The fact that writer-director Joe Sarno’s 1972 film Swedish Wildcats (also known as Every Afternoon) is released on DVD by Seduction Cinema could lead you to expect that you’re about to see a moderately sleazy sexploitation opus. If so, you’d be quite wrong. What you actually get is an outrageously romantic and rather poignant love story, and an interesting and sensitive look at illusions and why we need them.
Susanna (Cia Löwgren) and Karin (Solveig Andersson) are sisters. They work in a Copenhagen brothel run by their slightly dotty and extremely colourful Aunt Margaretha (Diana Dors). Susanna spends her afternoons wandering about the city day dreaming about being a ballerina. In fact she’s just about convinced herself she really is a ballerina. One day in the park she meets a nice young man named Peter, and they fall in love. He’s a test pilot involved in an ultra-secret government project, but of course he’s really no more a test pilot than she is a ballerina.
They both cling desperately to their fantasy lives, but in both cases they’re about to have an unexpected and not entirely pleasant confrontation with reality. Peter’s nemesis is his boss, Gerhard, an obnoxious thug mixed up in drug smuggling who also happens to be a client of Aunt Margaretha’s brothel. And Aunt Margaretha’s attempts to make her establishment the most celebrated in Denmark lead her to involve the two sisters in ever more dangerous sexual game-playing.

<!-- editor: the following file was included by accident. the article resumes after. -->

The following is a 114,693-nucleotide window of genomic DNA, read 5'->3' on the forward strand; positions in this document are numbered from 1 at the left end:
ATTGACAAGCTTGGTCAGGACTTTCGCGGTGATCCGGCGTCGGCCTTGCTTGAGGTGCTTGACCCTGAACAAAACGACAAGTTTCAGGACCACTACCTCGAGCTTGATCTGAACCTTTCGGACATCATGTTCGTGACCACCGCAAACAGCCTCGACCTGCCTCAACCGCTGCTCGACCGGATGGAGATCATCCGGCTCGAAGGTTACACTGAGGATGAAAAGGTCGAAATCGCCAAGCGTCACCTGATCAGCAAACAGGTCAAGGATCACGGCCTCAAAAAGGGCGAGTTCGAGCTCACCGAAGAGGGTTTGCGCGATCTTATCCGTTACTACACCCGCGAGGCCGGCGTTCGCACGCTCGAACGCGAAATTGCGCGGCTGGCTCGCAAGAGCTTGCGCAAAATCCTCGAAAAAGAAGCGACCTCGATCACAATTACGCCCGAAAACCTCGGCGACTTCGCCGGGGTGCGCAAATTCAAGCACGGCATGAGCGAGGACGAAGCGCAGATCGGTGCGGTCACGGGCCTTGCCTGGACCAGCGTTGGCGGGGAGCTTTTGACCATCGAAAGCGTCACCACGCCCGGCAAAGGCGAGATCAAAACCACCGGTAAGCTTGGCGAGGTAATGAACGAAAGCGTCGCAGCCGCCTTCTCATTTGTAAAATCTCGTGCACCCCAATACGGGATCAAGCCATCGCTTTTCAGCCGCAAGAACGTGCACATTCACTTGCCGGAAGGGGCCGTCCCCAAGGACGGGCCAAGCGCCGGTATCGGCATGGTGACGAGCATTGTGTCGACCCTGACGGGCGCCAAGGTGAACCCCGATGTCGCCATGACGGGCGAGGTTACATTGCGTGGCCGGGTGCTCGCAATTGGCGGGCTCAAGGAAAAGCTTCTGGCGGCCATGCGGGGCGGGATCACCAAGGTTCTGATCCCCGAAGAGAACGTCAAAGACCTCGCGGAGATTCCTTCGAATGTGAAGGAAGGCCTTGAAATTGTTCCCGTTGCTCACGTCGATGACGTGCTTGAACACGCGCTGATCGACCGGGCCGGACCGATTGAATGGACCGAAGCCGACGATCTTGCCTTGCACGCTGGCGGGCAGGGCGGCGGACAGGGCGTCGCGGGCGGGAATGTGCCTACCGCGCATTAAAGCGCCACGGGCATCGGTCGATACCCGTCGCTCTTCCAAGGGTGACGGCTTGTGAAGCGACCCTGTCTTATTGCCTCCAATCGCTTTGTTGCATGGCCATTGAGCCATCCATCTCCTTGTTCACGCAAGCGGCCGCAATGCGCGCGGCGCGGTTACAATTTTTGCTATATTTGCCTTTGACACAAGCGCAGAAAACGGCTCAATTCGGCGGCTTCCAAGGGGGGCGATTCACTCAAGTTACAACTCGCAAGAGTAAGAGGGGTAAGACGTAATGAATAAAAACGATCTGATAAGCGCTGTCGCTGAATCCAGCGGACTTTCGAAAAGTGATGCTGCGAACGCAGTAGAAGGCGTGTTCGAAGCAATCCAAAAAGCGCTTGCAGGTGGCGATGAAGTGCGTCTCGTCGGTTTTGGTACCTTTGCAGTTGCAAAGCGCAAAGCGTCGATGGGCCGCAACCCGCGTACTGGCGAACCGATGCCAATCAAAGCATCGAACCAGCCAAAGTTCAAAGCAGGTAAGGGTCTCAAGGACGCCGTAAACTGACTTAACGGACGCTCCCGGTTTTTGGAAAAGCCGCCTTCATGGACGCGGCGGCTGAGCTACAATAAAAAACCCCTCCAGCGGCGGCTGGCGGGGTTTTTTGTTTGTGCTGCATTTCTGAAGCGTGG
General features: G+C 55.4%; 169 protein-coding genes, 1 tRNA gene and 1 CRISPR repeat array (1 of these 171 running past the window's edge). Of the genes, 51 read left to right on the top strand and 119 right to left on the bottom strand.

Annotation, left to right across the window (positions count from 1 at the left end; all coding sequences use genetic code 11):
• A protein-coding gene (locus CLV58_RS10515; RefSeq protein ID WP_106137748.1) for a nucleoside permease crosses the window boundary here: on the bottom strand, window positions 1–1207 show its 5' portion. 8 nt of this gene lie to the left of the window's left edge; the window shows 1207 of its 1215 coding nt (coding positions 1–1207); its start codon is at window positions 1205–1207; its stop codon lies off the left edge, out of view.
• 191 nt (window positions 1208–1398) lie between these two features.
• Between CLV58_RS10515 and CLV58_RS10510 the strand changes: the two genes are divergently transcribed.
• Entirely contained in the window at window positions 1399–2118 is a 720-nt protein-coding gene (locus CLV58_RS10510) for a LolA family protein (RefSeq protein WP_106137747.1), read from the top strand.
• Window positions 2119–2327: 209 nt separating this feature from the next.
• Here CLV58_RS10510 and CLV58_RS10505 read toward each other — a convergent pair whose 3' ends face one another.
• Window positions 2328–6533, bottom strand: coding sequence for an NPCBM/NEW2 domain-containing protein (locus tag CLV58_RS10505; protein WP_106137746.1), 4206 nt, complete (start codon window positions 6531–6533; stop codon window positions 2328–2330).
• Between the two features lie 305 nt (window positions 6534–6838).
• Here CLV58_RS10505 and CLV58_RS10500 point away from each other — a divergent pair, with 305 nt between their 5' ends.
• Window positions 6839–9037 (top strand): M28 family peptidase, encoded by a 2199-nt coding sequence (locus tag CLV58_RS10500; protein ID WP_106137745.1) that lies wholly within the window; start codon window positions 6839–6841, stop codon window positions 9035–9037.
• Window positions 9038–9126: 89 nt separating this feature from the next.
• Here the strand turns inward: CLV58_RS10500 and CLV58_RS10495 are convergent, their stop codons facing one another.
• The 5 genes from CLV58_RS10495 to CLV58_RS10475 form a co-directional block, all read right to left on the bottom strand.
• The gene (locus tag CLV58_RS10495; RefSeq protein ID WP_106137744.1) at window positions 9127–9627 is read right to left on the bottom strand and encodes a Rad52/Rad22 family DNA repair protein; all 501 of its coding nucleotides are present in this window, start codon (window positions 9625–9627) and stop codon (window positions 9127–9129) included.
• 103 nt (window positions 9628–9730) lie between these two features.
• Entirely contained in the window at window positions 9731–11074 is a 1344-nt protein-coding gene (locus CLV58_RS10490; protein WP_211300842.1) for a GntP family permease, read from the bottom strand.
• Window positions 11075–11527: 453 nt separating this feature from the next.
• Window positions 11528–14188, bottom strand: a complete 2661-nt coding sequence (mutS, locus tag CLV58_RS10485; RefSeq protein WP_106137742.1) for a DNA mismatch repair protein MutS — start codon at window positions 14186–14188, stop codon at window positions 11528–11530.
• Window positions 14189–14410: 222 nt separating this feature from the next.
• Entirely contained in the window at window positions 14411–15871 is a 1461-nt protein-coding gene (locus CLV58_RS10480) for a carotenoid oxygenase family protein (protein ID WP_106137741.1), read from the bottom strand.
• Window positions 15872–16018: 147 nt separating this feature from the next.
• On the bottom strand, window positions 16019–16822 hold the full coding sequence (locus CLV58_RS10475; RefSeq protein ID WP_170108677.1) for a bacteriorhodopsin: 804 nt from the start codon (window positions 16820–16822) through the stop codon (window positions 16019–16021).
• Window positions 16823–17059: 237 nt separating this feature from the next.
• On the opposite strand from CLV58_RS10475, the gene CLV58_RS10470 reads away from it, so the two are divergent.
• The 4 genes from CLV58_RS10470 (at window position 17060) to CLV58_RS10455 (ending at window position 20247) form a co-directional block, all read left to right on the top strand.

In the interview included on the DVD Sarno claims that his Scandinavian crew on this film were among the best in the business. Looking at the results they achieved on a very low budget, he may well be right. It certainly doesn’t look like a typical low-budget movie. The one technical weakness is the soundtrack, but even that is so delightfully 1970s that you end up growing quite fond of it Well you do if you’re a connoisseur of 1970s cinema!
Two things make this film stand out from the crowd. The first is the surreal quality to the brothel scenes. Aunt Margaretha believes in giving her customers a real show. Dressed up to resemble a circus ringmaster she introduces live performances by her girls before the clients get down to the serious business of choosing a partner for the evening. The scene with the girls in wild animal make-up and costumes is wonderfully bizarre, ending with the customers pursuing them with gigantic butterfly nets. Several of Aunt Margaretha’s other shows involve sado-masochistic elements, something that was forced on the very reluctant Sarno by his producer. If anything they probably strengthen the movie, making the attempts at escape (both literal and in the world of the imagination) by Karin and Susanna more understandable.
The movie’s second great strength is Diana Dors. This very underrated actress gives an extraordinary performance. She’s very funny, at times menacing, more often manipulative, but she’s always delightful. The acting overall is quite decent.
This is the sort of movie that could only have been made in the 70s, which is why I love the movies of that period so much. Sarno obviously cares about his characters, and we end up caring as well. Even Aunt Margaretha is strangely likable. An odd little film, but worth a rental.